Whether it was their destiny or just a little fate, the Wolverines knew they had to fight for every opportunity in order to conquer top-seeded Maryland in the title game.  This was an opportunity not only to win a national championship, but also to seek revenge from the Terrapins, who had defeated the Wolverines in the 1999 national title game.

The championship match itself was vigorous.  Michigan suffered an early blow when then-sophomore defenseman Stephanie Johnson was taken out of the game after being hit in the face on a Maryland penalty corner.  Johnson returned for the second half, only to later learn that she had fractured her jaw in three places.  The Wolverines continued to battle as goaltender Maureen Tasch made seven saves in the first half to keep the Terrapins scoreless.  Within the last moments of the half, 2001 Big Ten Freshman of the Year Adrienne Hortillosa tipped in a pass to put the Wolverines up, 1-0.  At halftime, the current battle had Johnson recalling the Wolverines' first championship game in 1999. 

"I remember how the game-winning goal [for Maryland] came on a ball that we had all given up on," said Johnson.  "We knew in this particular game that we had to play the whole 70 minutes in order to win." 

Shortly after intermission, sophomore Kristi Gannon added another goal to give Michigan a small but distinct 2-0 lead that would carry to the end of the game.  The Wolverines were able to hold off the Maryland attack to take home the first ever women's national championship title in school history. 

The thrilling end to the season is still a vivid memory for several of the players.

"I remember wishing the last five minutes would pass by faster," Hortillosa said.

Balmer added, "Coach Cox saw me and yelled, `Keep playing!  Stay in the game!'  I can remember turning around and watching the clock count down for what seemed like hours!  For the final seconds of the game, all that you could hear from the stands was, "It's great...to be...a Michigan Wolverine!"  Those final seconds of the game will stay with me forever." 

What will also stay with the former players forever is the fact that they were part of the first team in U-M women's history to obtain that ultimate goal. 

"Being a national champion means that all the sacrifice and hard work during the year really did mean something and that nothing is impossible."  Hortillosa said.  "It meant being a part of history and being able to make a difference in the Michigan field hockey program." 

Not only had the team started a new history in Michigan athletics, but it was done in a way in which everyone involved competed with a hard working, blue-collar mentality.  When asked what made the 2001 team and its season so special, the responses were all the same.  Simply put, the team was truly a team.  There were no superstars.  Just a great group of hard-working friends committed to the program, reliant on one another, which let it all out on the field for each of the 70 minutes.  And while the team may attribute a little fate or destiny to its national championship run, the hard work and dedication of each person involved resulted in the program's finest hour to date.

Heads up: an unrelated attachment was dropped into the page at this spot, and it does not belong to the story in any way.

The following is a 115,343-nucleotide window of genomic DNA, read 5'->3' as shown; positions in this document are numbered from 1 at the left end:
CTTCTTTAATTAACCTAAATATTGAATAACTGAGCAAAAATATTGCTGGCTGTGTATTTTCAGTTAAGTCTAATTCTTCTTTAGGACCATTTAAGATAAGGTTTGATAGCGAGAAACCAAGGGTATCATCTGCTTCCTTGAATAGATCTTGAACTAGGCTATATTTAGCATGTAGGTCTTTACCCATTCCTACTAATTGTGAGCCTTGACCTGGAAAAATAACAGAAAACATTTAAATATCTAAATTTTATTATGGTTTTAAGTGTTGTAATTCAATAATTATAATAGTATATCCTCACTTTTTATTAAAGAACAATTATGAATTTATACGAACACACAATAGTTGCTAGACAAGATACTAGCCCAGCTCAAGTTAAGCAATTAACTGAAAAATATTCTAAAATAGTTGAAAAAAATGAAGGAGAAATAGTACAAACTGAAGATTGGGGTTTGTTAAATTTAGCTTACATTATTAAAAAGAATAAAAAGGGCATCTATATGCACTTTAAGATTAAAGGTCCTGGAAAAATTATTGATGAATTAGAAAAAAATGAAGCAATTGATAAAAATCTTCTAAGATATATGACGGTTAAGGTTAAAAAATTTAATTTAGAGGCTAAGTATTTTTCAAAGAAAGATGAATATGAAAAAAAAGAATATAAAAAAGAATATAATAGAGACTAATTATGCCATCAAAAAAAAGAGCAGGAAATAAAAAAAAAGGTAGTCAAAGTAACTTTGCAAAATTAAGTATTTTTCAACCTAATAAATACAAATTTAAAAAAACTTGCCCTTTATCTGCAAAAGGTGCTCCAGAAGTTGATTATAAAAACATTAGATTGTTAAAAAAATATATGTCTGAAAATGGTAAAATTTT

That dedication still shows today as several student-athletes from the 2001 team have remained in the sport and are now coaching from the sidelines.  Gannon and April Franzoni are active members of the US Women's National Team, while Balmer, Jessica Rose, Kate Dillon and Molly Maloney are just a few who continue their involvement with field hockey.  Tracey Fuchs, a volunteer assistant for Michigan in 2001, currently serves as the Wolverines' associate head coach under Cox.
  
And it is Cox, along with several other players asked to recall a memorable moment from the 2001 season, that point to the gratifying words of then-head coach Marcia Pankratz.

"I will never forget Marcia's very poignant words to the team," Cox said.  "She said, `For the rest of your lives you will be a national champion, the first for any women's program at Michigan, and no one can take that away from you.'".

Those words have certainly stuck with Johnson, a member of the 2001 NCAA All-Tournament squad along with teammates Fronzoni, Gannon, Hortillosa and goalkeeper Maureen Tasch

"(Winning the national championship) is why you compete for Michigan," Johnson said.  "You want to be the best and for a time that season, we were."

That time may not have been during the regular season.  It may not have been during the Big Ten Tournament.  But with the help of a little fate, the "new season" turned out to be the right time for the Wolverines to make first-time history.

Related 25th Anniversary Articles:  NCAA Champions - 2001 Michigan Field Hockey